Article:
The ideas in this post are also applicable to an SDR demodulation approach, which could use gr-dvbs2rx and gr-dvbgse. Using a hardware receiver solution can give some benefits over an SDR receiver, since demodulation and LDPC decoding is computationally expensive, specially at higher symbol rates and in low SNR conditions.

My final goal for this is to do some tests of two-way IP links over the QO-100 WB transponder. I think this would be a rather interesting use of the transponder, since it would open the door to many new ideas. Currently the transponder is used almost exclusively to transmit video, which by all means is good, but not very innovative after the almost 4 years now that the transponder has been in operation.

I have to give huge thanks to Brian Jordan G4EWJ and Evariste Courjard F5OEO for their interest in this project and for running many initial tests that showed that it is possible to use the MiniTiouner to receive GSE (despite the lack of clear and detailed documentation about the STV0910 register settings).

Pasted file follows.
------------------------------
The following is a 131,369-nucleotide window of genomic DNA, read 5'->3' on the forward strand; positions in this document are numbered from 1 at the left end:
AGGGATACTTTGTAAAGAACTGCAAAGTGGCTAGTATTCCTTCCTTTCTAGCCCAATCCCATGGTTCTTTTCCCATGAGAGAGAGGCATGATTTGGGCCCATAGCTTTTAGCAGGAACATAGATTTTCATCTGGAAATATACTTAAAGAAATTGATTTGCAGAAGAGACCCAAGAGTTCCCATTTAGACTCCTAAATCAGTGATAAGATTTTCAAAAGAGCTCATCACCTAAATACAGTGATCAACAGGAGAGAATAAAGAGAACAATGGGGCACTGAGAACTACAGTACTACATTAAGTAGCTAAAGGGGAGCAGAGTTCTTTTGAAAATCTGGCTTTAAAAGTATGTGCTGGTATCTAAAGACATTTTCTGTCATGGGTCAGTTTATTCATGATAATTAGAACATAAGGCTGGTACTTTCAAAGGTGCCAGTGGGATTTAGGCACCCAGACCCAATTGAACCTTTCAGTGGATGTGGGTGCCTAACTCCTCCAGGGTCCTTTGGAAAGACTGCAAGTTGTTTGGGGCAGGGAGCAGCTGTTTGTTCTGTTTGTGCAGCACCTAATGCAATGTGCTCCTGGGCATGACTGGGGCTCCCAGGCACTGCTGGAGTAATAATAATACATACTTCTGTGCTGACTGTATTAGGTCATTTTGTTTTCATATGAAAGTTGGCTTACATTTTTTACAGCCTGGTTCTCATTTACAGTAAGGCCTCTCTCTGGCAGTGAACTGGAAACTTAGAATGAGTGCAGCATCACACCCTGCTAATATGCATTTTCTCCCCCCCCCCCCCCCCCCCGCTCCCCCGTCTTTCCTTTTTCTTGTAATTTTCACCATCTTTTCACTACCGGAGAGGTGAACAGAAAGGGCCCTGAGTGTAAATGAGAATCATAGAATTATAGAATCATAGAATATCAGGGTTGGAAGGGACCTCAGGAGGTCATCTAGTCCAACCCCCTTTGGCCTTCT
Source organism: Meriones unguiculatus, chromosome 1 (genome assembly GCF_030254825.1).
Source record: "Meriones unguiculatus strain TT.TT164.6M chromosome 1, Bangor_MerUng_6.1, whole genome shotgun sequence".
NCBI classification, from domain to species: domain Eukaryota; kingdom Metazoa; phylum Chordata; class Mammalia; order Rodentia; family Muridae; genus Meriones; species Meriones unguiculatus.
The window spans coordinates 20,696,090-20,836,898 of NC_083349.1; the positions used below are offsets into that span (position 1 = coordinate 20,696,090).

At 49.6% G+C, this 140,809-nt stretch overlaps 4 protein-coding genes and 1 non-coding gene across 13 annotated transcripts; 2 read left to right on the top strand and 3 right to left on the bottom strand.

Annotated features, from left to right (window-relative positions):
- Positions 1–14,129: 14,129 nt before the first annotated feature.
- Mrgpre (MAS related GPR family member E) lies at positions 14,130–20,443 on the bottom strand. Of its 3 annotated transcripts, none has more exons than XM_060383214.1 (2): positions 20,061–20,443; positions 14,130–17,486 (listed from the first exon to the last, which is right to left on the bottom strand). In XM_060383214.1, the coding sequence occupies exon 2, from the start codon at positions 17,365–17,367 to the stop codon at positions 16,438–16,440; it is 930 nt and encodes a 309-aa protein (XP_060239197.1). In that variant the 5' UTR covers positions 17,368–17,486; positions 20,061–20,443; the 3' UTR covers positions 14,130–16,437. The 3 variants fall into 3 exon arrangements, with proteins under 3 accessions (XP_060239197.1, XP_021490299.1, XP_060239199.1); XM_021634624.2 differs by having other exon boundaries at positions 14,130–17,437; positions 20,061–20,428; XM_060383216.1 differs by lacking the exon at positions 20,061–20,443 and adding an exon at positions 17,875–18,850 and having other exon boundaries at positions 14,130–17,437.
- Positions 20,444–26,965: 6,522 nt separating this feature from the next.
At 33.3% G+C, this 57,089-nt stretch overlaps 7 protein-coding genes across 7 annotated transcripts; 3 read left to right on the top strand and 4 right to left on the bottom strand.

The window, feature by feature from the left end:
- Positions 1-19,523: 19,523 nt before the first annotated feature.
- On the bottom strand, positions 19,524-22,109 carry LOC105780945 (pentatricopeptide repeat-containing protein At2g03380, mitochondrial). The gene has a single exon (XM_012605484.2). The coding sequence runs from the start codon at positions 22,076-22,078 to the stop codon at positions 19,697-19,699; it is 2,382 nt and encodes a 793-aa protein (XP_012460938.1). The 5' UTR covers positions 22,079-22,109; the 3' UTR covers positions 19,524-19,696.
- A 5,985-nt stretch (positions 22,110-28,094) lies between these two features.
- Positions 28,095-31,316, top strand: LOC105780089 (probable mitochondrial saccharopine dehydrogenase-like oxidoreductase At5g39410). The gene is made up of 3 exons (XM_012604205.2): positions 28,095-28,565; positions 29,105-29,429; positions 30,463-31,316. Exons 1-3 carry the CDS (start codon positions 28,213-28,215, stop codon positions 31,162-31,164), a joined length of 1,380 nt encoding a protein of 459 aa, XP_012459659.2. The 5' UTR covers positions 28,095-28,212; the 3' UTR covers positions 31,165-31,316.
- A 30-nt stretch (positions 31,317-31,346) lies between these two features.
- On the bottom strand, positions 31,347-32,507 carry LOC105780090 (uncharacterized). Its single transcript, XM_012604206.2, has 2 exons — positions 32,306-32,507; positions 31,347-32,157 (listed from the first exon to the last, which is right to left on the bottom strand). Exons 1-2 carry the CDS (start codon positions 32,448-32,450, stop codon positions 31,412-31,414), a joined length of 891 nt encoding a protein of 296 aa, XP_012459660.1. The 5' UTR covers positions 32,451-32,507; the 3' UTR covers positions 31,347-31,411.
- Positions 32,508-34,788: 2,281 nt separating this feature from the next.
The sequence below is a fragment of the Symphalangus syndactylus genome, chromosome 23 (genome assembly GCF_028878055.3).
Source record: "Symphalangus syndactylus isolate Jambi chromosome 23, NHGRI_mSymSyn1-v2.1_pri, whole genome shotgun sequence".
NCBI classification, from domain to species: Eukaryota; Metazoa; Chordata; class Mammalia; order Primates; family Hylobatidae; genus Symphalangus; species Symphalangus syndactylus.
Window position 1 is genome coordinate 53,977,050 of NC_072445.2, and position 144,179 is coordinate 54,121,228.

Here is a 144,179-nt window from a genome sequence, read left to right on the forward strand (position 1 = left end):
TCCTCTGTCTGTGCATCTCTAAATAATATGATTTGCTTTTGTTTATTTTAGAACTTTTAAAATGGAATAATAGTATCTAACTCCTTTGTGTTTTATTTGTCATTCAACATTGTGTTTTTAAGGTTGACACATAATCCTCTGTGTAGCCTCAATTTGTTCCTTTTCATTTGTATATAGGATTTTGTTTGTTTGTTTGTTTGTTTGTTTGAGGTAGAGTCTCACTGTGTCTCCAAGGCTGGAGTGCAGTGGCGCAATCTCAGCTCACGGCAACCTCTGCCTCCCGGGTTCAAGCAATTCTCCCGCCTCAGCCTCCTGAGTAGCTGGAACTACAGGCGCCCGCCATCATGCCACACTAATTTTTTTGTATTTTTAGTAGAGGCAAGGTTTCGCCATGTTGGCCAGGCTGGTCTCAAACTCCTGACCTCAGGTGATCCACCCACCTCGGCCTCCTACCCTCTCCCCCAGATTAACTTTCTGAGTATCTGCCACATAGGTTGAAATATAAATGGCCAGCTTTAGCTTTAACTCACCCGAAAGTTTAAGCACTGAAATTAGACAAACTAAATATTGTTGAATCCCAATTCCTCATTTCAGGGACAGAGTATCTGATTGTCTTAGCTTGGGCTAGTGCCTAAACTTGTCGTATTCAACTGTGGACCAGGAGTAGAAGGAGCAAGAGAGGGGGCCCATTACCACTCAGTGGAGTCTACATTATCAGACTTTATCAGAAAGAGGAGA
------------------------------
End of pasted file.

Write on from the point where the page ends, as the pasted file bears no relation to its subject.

Decoding the BlueWalker 3 S-band downlink

BlueWalker 3 is a satellite built by AST SpaceMobile that was launched in 2022-09-11. It is as a prototype mission that will try to communicate from low Earth orbit with unmodified cellphones on ground using a large 64 m² unfoldable phased array antenna. It has received some criticism because of concerns of the satellite being too bright due to the large antenna (impacting astronomy observations) and potentially causing RF interference to radioastronomy and other services, since the cellular bands it will use are normally used only in terrestrial applications.